Today I watched the music video for Lana Del Ray’s “Video Games” for the first time. This catalyst to the cultural phenomenon that is Lana Del Ray sparked an epiphany in me. My first response to this video was “Dadgum. What an attention seeker.”
And then reality struck. That was what made the video awesome.
We live in a society that generally condemns attention seekers. Have you noticed that cool people don’t post on Facebook anymore? The only people who update their Facebook statuses are:
- Promoting a charitable/political cause
- Selling something
- 30+ years old
- All of the above
I have one friend who posts real Facebook statuses. They are reflections of her doings and whereabouts, which is what Facebook statuses were designed to be, except that they just happen to also be beautiful. She’s not here right now, so I can’t ask her to use them, but just trust me on this one. They are vaguely reminiscent of David Foster Wallace or the best of Jeffrey Eugenides (and by the best of Eugenides I mean “Middlesex”). Imagine the best prose that I’ve written and multiply the greatness by about thirty and you have the level of these statuses.
If my friend had listened to the masses of cool people of our generation say, in a superior tone, “Oh, I haven’t posted a Facebook status in over a year”, and decided to hide her brilliance under the dull veil of conformity, the world would be a less majestic place.
The same is true for the bright girl who always whispers interesting questions in my ear during biology class. “Ask the professor!” I urge. Alas, I am the only person who usually benefits from her musings. I mostly blame this on the fact that we regularly make fun of the kids who ask the most questions in class i.e. THE ATTENTION SEEKERS.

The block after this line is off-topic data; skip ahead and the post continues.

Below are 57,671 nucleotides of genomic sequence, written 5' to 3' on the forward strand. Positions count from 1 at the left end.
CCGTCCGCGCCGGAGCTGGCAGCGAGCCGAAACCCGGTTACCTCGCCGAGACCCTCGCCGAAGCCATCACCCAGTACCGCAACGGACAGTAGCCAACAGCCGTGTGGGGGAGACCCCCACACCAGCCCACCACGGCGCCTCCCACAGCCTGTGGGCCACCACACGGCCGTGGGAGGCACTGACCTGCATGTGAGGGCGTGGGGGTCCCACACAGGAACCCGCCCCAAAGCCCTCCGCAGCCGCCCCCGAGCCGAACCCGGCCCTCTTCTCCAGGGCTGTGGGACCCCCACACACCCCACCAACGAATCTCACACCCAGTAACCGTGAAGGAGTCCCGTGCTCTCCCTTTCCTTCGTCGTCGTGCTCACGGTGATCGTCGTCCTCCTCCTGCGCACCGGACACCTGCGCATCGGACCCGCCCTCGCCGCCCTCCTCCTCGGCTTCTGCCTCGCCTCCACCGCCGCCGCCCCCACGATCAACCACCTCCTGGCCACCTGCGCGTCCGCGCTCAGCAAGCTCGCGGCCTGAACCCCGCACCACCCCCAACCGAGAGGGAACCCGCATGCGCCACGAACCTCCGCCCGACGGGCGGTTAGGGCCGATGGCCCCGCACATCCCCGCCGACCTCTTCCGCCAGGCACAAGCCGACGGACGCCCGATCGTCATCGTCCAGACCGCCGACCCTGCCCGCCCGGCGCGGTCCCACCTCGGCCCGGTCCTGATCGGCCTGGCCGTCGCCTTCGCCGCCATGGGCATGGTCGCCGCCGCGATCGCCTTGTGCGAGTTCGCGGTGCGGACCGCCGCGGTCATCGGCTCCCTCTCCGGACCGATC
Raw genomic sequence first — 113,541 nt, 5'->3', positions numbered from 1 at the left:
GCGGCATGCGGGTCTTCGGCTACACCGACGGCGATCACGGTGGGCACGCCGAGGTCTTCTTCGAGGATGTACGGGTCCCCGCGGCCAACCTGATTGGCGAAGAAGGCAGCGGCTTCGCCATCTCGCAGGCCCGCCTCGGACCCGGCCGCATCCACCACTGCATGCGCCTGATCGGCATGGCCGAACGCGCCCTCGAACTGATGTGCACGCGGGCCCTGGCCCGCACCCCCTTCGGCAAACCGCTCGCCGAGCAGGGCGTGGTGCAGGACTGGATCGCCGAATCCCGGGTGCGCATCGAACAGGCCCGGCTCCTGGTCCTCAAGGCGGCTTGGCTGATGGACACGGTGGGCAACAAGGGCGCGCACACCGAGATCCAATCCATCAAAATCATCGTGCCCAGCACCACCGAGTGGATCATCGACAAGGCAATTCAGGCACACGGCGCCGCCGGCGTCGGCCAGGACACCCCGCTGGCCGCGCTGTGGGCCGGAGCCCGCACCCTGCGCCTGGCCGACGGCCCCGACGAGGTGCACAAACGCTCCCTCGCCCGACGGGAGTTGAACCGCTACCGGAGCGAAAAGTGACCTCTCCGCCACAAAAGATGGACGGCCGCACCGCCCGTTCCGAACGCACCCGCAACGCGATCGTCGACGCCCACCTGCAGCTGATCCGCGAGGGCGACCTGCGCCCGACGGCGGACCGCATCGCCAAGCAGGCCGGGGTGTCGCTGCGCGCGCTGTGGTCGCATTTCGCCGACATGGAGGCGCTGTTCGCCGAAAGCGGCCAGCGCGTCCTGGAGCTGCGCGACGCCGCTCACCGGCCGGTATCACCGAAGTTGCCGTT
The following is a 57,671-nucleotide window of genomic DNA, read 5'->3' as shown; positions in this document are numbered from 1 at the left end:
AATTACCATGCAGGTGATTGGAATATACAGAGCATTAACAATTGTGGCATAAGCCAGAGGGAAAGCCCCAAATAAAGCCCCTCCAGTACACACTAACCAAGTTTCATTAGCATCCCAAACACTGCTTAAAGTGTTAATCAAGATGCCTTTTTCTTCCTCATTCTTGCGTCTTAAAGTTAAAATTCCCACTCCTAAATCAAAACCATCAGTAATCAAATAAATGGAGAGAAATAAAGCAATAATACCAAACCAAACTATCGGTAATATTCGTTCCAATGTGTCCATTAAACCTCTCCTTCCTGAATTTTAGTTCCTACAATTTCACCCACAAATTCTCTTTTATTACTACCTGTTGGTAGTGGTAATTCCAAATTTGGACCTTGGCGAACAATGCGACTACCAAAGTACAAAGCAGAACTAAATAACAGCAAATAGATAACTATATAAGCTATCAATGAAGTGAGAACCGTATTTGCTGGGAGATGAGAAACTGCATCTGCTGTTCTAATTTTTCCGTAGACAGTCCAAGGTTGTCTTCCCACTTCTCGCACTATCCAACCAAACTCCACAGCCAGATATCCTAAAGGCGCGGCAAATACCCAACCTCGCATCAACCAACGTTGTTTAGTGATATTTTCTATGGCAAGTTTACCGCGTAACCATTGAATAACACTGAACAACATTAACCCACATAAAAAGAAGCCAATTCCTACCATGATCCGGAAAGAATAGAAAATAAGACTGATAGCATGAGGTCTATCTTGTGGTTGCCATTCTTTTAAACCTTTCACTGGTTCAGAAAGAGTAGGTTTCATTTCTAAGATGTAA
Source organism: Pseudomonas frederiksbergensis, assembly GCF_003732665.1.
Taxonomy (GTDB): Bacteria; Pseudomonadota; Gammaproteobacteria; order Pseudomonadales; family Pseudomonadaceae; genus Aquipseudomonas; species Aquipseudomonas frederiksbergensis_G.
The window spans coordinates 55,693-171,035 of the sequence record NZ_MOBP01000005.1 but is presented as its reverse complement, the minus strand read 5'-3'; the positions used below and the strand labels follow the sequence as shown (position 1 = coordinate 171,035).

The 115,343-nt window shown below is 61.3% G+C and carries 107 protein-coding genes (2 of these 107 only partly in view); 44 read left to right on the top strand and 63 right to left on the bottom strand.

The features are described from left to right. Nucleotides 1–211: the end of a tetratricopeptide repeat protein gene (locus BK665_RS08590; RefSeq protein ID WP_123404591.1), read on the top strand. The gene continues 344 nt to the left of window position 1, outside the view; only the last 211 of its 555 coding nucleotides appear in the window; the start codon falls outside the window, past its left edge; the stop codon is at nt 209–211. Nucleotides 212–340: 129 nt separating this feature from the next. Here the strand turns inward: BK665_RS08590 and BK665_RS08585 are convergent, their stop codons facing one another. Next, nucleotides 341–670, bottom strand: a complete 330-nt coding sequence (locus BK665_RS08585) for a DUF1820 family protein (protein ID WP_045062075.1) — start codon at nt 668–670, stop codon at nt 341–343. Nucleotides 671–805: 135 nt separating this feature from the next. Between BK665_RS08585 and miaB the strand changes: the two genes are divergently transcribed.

My best friends who are called “attention seekers” the most often are also the most enthusiastic, outgoing, and people-pleasing. One of my friends (who shall remain anonymous) was stressing the other day about this. She admits she loves attention, and so seeks it by being generally charming and beautiful. I don’t see anything wrong with this.
Art was meant to be noticed. Talent was meant to be given to the public. I personally hate to be looked at by more than one person at a time, so I am unlikely to seek attention in the usual sense, but I am quite vain about my writing and pictures. I therefore post pictures on Facebook and words to you on this blog, so I can show them off.
(A picture I uploaded onto Facebook a couple of minutes ago)
So, if you excel, as you, P, do at many things, I urge you to parade your arts to the world. Charm, converse, express, excel and create, then revel in the praise and attention that spawns from doing the things you love. It’s what the best people have always done:
(Just a brief sampling of awesome people who weren’t afraid to attract attention from their greatness.)
Love, Kisses and Courage,